The August issue of Costco’s member magazine, “The Costco Connection,” features a short story about the retailer’s longstanding commitment to children’s hospitals, with a special emphasis on Seattle Children’s Hospital and Medical Center.
Since 1989, the article points out, Costco has raised more than $30 million for Seattle Children’s and an unstated amount for 24 other children’s hospitals in North America.
Now for the rest of the story.
Seattle Children’s Hospital is part of Children’s Miracle Network (CMN), which raises more than $225 million a year on behalf of its 170 affiliated hospitals in the United States and Canada. As CMN proudly points out, most of the best children’s hospitals in North America’s are affiliated with CMN.
One of the things CMN asks of its participating hospitals is that when they land a sponsor which could become a regional or national sponsor that they share. A goodly number of CMN’s largest national sponsors were brought on in exactly that way. And indeed the staff that runs the CMN program for Seattle Children’s Hospital did just that.
But there was snafu. Not long before, Arkansas Children’s Hospital in Little Rock had brought Wal-Mart to CMN. Costco is perhaps the only mass merchant retailer that Wal-Mart has never beaten in the United States and Wal-Mart’s Sam’s Club unit is a fierce (albeit smaller) rival of Costco.
CMN offers sponsors category exclusivity and with both retailers in the same grouping something had to give. The national office of CMN was on the horns of a dilemma. While Costco was an effective fundraiser in Seattle, Costco stores at that time were heavily weighted in the Western U.S. Both retailers were giants, but Wal-Mart was already truly national.
Ultimately CMN went with the bigger giant. It was the right decision in terms of money. Wal-Mart raises roughly $30 million a year for CMN, more than it gives to United Way or anyone else. Wal-Mart is CMN’s largest sponsor by a factor of 4 or 5.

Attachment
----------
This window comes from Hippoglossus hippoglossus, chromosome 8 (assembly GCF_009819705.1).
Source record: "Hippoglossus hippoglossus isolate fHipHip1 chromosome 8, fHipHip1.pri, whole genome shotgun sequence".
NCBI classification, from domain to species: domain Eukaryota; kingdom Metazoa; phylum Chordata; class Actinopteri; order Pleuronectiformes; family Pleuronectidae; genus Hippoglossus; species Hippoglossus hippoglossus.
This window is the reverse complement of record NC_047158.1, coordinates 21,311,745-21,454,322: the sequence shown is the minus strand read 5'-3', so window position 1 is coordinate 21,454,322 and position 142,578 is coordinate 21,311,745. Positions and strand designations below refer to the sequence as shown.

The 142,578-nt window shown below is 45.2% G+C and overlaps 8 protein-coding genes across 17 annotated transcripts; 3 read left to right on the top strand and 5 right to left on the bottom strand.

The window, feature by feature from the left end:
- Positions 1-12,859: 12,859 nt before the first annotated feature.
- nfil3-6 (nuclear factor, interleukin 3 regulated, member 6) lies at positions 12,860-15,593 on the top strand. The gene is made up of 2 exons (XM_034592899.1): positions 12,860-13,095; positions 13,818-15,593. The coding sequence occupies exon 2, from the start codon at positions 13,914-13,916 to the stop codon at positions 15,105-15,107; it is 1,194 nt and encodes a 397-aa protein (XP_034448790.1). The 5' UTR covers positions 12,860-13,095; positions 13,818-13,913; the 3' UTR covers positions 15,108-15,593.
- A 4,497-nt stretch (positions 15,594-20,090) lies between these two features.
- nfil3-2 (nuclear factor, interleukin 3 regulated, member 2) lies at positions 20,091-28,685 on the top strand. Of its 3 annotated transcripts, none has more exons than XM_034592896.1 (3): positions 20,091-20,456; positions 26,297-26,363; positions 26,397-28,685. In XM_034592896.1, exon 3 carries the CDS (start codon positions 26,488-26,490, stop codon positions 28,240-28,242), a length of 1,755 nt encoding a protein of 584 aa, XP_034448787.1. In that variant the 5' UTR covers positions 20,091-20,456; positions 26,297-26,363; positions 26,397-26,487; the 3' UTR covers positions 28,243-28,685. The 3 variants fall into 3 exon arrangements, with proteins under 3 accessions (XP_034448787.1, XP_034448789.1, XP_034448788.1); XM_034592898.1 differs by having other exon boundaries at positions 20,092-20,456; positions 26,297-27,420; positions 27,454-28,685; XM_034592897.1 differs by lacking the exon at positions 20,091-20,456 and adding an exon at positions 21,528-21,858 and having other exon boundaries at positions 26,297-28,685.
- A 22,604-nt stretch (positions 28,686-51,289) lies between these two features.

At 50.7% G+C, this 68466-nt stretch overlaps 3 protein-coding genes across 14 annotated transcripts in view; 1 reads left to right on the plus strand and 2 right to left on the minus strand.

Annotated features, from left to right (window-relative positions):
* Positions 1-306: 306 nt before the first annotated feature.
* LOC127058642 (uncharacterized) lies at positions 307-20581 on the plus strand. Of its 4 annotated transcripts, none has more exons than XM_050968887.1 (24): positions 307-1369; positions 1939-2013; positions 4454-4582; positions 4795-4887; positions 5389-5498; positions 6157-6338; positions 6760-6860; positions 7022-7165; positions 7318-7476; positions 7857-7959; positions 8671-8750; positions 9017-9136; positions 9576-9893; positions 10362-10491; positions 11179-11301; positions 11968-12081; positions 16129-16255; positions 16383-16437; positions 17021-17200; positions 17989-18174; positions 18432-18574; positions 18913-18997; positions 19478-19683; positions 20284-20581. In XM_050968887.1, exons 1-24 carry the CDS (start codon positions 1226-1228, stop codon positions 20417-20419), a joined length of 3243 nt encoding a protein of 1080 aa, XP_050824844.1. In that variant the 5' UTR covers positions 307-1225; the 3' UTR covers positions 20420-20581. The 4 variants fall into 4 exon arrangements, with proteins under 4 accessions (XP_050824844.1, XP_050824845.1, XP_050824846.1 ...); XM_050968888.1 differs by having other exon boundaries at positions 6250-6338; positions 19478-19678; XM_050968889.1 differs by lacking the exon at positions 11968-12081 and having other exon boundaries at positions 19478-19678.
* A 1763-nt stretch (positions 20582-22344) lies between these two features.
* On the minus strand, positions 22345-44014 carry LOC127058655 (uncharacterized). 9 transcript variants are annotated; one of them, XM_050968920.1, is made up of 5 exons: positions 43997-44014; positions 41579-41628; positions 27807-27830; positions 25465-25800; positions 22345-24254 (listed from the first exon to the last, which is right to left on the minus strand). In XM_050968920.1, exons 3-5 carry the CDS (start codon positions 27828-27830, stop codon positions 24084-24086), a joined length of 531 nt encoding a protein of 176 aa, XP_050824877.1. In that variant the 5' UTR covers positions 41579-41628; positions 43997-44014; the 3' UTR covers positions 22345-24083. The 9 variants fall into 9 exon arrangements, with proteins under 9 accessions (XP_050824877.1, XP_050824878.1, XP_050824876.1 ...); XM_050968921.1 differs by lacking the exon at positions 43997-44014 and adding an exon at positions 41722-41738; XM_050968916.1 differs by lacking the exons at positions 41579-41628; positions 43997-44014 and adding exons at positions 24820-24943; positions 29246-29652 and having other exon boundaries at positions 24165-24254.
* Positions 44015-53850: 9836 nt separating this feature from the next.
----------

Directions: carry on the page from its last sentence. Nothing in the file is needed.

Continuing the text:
Meanwhile, instead of feeling rebuffed, Costco went right on fundraising for Seattle Children’s and eventually 24 other children’s hospitals in North America, all of which are affiliated with Children’s Miracle Network. I don’t know the exact number, but I estimate that those 24 other children’s hospitals split something north of $5 million a year and perhaps as much as $8 million or more a year.
In other words, Costco is almost certainly among CMN’s top five largest sponsors. It may even be number two!
The result has been some awkward situations. Like perpetually running into the person you seriously dated before you married someone else.
- Neither CMN’s U.S. website or press materials list Costco as a sponsor. CMN’s Canadian website lists Costco as a sponsor, but snubs ‘em by not including a link to Costco’s website, a courtesy it extends to every other sponsor.
- At CMN’s annual meetings for its affiliated hospitals they conduct fundraising sessions for each sponsor except Costco. The 25 hospitals instead get together independently of Children’s Miracle Network during the annual meeting to share ideas and best practices.
- Likewise, during CMN’s annual television show Celebration, Costco is not recognized on the national show. But it is recognized in local markets by the 25 children’s hospitals.
Meanwhile Costco's website says “the United Way and Children’s Miracle Network are important to our charitable giving.”
So if CMN somehow manages to pull in multi-millions from two competitors, why raise the issue?
I raise it because there’s not many Costco’s in this world. CMN is fortunate… lucky even… that Costco does as much as they do for relatively little in return.
More to the point, if you’re just starting to sell sponsorships you need to think very hard about offering exclusivity. The advantage of exclusivity for a nonprofit is that it gives a sponsor assurances that your charity will not approach competitors. The advantage to nonprofits is that you can ask for more money in return.
But use it judiciously.
The fellow in the picture above escaped with a few scrapes and bruises. But exclusivity in cause-related marketing can be like running with the bulls at Pamplona; exciting, thrilling, and life-affirming.
But it can also get gory in a hurry.